The company shared its findings with the FBI prior to the takedowns, Gleicher added on a call.

It’s the latest batch of account and content takedowns in recent months. Facebook took down hundreds of accounts and pages in August with help from security firm FireEye, which found a widespread Iranian influencing operation on the social media platform. Although previous efforts by Facebook to take down accounts linked with spreading disinformation aimed at elections, the Iranian-backed campaign was targeting a scattering of issues. FireEye said in its analysis that the various narratives employed by the Iranians include “anti-Saudi, anti-Israeli, and pro-Palestinian themes, as well as support for specific U.S. policies favorable to Iran, such as the U.S.-Iran nuclear deal.”

Tech titans like Facebook have faced increasing pressure from lawmakers to better police their platforms from disinformation and the spread of false news from state-backed actors in the wake of the 2016 presidential election.

Although much of the focus has been on activity linked to trolls working for the Russian government, which used disinformation spreading tactics to try to influence the outcome of the election, Iran has emerged as a separate powerhouse in its use of spreading disinformation on the platform.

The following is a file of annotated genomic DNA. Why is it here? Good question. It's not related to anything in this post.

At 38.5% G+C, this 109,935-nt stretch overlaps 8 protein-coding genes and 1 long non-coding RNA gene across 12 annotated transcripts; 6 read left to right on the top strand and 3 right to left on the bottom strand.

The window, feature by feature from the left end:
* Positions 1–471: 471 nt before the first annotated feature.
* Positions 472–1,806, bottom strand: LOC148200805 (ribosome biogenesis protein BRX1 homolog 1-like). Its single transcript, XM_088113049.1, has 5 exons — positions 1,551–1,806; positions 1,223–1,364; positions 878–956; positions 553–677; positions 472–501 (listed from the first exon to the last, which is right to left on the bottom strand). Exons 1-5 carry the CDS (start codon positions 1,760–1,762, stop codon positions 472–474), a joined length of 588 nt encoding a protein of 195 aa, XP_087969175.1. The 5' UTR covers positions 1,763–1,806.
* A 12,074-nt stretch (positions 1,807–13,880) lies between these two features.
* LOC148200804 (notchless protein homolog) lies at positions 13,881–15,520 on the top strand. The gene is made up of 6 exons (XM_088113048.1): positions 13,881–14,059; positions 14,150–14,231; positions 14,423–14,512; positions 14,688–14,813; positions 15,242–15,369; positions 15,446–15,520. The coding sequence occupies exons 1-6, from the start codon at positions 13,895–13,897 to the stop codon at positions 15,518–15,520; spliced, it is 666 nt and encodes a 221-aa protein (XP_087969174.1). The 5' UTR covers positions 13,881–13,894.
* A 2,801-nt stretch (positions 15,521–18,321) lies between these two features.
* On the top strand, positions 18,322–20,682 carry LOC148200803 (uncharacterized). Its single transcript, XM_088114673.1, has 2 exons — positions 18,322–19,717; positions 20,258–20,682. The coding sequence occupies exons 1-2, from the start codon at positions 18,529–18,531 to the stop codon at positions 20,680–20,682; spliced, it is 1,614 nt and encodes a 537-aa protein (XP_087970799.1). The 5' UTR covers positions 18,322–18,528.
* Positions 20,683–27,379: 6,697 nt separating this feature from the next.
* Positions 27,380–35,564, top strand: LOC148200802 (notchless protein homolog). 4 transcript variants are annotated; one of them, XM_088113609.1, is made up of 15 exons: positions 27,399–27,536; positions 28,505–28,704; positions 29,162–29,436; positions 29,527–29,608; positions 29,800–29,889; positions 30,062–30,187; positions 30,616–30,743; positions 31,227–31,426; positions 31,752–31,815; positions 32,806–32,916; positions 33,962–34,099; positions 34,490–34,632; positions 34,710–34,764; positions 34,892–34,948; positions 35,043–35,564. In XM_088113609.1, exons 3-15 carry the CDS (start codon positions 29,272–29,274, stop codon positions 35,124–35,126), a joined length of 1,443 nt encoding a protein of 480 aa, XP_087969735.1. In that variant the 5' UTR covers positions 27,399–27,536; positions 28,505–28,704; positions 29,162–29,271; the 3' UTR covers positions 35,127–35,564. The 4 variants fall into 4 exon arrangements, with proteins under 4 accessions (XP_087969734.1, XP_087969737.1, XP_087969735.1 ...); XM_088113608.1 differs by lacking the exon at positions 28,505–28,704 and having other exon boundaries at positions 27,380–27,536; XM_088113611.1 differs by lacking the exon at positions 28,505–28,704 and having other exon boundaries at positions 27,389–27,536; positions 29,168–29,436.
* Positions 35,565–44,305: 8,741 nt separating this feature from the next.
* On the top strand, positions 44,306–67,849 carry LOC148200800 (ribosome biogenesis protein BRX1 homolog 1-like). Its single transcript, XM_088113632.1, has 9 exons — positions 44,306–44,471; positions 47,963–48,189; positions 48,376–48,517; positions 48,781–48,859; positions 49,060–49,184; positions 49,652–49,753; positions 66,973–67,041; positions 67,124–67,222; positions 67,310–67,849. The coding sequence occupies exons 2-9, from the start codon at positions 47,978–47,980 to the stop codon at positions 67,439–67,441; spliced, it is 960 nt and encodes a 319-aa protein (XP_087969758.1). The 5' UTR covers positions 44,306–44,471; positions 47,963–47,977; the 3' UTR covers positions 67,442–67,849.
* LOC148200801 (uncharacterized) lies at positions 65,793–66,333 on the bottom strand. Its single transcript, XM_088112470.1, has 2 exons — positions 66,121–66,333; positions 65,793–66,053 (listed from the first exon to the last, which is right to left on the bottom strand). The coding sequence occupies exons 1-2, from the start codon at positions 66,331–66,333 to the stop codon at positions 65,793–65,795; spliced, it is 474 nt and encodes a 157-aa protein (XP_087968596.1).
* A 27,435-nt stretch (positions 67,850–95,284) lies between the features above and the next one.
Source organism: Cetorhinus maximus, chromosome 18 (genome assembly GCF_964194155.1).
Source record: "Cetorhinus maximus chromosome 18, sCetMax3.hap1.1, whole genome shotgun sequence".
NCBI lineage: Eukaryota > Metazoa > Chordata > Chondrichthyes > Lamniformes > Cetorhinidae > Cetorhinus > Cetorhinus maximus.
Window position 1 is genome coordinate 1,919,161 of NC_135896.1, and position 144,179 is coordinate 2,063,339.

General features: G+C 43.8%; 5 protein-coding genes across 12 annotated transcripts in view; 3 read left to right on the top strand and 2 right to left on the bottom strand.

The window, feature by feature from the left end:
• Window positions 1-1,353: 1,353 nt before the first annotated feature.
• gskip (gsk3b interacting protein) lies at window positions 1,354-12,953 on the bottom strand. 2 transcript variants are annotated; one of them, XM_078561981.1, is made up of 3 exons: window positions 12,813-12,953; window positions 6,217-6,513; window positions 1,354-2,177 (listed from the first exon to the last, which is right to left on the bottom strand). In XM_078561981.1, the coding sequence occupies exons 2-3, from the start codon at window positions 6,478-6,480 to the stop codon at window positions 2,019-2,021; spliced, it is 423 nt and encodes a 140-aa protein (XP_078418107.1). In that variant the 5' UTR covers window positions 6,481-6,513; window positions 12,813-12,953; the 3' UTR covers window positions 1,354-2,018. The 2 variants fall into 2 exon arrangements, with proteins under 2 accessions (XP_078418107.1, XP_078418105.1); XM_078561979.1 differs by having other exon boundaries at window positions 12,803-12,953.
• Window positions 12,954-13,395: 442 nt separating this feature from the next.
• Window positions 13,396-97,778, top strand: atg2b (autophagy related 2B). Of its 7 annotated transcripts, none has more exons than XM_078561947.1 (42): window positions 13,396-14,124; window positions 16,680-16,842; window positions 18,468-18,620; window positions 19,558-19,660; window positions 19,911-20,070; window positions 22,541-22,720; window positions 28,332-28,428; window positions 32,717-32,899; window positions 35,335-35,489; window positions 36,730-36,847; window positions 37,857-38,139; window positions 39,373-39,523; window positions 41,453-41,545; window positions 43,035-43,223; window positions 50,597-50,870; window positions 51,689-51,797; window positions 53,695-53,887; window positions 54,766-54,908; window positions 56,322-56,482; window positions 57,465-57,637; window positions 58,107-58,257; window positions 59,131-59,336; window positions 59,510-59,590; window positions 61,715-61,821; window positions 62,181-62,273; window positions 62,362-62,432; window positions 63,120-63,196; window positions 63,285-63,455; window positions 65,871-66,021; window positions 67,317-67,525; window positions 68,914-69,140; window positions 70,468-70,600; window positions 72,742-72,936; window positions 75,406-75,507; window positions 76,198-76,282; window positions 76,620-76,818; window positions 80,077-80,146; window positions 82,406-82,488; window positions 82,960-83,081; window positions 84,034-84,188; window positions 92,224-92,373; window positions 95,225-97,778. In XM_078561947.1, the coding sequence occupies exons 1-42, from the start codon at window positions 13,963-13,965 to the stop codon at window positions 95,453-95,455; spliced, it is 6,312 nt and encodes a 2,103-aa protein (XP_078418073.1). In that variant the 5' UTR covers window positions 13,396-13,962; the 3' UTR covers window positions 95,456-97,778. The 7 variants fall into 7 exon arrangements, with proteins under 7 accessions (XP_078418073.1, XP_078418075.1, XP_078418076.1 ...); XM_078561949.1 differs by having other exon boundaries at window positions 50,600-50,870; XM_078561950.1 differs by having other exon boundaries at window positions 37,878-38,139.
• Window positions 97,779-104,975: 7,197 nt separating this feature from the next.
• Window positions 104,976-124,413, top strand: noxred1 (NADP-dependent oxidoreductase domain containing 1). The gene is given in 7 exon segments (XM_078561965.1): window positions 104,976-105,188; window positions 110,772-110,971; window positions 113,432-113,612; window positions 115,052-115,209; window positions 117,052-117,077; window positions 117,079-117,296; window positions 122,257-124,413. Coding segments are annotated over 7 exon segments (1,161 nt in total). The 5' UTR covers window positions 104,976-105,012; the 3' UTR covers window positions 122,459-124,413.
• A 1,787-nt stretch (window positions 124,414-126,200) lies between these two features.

More soon…

Twitter now puts live broadcasts at the top of your timeline

Twitter will now put live streams and broadcasts started by accounts you follow at the top of your timeline, making it easier to see what they’re doing in realtime.

In a tweet, Twitter said that that the new feature will include breaking news, personalities and sports.

The social networking giant included the new feature in its iOS and Android apps, updated this week. Among the updates, Twitter said it’s now also supporting audio-only live broadcasts, as well as through its sister broadcast service Periscope.

Last month, Twitter discontinued its app for iOS 9 and lower versions, which according to Apple’s own data still harbors some 5 percent of all iPhone and iPad users.

Justice Dept. says social media giants may be ‘intentionally stifling’ free speech

The Justice Department has confirmed that Attorney General Jeff Sessions has expressed a “growing concern” that social media giants may be “hurting competition” and “intentionally stifling” free speech and expression.

The comments come as Facebook chief operating officer Sheryl Sandberg and Twitter chief executive Jack Dorsey gave testimony to the Senate Intelligence Committee on Wednesday, as lawmakers investigate foreign influence campaigns on their platforms.

Social media companies have been under the spotlight in recent years after threat actors, believed to be working closely with the Russian and Iranian governments, used disinformation spreading tactics to try to influence the outcome of the election.